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Annie Sullivan on teaching: 

Helen Keller, rendered blind and deaf after an infection as a toddler, learned the gift of language from her patient and determined teacher, Annie Sullivan. Their story is told in the play The Miracle Worker (and my daughter plays Helen in three more shows this weekend at Latrobe’s Cabaret Theatre). As a young woman Helen Keller wrote her biography The Story of My Life, which also published some of Sullvan’s letters.…

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Stephen Greenblatt’s The Swerve racked up prizes — and completely misled you about the Middle Ages

Recently on Facebook I made some of my friends go “hmm” when I corrected a meme that suggested the medieval church burned Copernicus at the stake for teaching that the sun is the center of the solar system. (“Contrary to popular belief, the Church accepted Copernicus’ heliocentric theory before a wave of Protestant opposition led the Church to ban Copernican views in the 17th century.” CS Monitor). The label “The…

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The Declaration Of Independence, 240 Years Later (NPR)

When in the Course of human events, it becomes necessary for one people to dissolve the political bands which have connected them with another, and to assume among the powers of the earth, the separate and equal station to which the Laws of Nature and of Nature’s God entitle them, a decent respect to the opinions of mankind requires that they should declare the causes which impel them to the…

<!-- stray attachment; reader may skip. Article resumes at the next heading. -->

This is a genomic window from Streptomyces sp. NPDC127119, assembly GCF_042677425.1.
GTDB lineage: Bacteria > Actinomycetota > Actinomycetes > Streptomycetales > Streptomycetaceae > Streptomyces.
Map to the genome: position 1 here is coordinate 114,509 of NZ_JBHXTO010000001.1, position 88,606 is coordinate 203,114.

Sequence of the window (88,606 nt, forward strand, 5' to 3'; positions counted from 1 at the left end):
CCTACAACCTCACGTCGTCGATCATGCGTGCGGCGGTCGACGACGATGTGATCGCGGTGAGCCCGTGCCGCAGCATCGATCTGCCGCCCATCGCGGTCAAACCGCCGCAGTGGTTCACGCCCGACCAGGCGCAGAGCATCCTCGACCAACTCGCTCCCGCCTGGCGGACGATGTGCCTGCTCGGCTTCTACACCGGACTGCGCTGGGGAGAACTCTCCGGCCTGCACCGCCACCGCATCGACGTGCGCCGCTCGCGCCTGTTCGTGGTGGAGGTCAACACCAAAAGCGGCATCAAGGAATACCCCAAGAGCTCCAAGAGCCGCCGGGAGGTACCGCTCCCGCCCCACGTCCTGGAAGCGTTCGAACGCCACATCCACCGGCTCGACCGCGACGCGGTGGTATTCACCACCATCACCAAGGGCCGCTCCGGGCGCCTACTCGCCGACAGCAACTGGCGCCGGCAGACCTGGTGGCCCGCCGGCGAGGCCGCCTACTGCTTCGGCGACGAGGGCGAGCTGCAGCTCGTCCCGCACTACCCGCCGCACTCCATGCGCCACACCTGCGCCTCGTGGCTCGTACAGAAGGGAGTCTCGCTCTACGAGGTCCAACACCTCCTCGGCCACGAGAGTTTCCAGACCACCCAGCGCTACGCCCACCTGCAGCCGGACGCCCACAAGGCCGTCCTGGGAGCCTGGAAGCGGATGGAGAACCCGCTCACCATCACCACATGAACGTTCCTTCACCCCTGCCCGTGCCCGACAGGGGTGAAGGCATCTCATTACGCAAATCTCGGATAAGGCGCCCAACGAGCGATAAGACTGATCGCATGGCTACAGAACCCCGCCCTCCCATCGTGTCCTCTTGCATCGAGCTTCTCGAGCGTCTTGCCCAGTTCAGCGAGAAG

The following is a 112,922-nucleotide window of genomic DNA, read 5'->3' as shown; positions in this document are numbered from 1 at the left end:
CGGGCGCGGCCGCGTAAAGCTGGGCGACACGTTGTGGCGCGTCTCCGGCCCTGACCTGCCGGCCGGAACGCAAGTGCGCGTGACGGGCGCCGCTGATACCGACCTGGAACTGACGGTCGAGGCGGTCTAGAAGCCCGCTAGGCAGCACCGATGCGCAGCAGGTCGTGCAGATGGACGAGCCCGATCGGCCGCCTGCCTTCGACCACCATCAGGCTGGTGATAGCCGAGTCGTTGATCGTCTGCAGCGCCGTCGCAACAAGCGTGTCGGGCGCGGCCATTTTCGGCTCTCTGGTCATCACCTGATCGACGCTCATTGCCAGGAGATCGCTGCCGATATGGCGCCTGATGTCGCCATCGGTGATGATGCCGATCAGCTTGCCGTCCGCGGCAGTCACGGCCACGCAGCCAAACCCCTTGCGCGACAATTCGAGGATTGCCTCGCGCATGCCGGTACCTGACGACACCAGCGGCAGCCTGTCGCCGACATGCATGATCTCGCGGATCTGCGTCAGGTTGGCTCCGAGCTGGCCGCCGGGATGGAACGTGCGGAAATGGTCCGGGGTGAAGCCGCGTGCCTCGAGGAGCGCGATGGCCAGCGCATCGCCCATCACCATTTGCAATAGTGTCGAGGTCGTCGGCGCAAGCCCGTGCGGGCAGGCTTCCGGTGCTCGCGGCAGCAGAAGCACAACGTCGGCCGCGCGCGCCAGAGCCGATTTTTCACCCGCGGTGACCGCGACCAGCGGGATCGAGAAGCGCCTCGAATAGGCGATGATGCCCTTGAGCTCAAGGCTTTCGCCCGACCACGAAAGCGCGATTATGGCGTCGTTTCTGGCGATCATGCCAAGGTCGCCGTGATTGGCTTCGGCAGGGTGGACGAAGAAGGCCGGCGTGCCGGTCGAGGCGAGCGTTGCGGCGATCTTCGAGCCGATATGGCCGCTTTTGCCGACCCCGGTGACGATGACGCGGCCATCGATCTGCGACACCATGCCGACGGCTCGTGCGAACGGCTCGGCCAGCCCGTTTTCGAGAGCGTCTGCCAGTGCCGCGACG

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Your Brain Does Not Work Like a Computer

The brain-as-computer is a powerful meme. It’s no more accurate than metaphors inspired by fluid dynamics or automata, which were cutting-edge technology in their time, says Robert Epstein. The invention of hydraulic engineering in the 3rd century BCE led to the popularity of a hydraulic model of human intelligence, the idea that the flow of different fluids in the body – the ‘humours’ – accounted for both our physical and…

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Quebec teen discovers ancient Mayan ruins by studying the stars

This sounds like the plot of a Young Indiana Jones episode, or maybe Johnny Quest. William Gadoury is a 15-year-old student from Saint-Jean-de-Matha in Lanaudière, Quebec. The precocious teen has been fascinated by all things Mayan for several years, devouring any information he could find on the topic.  During his research, Gadoury examined 22 Mayan constellations and discovered that if he projected those constellations onto a map, the shapes corresponded…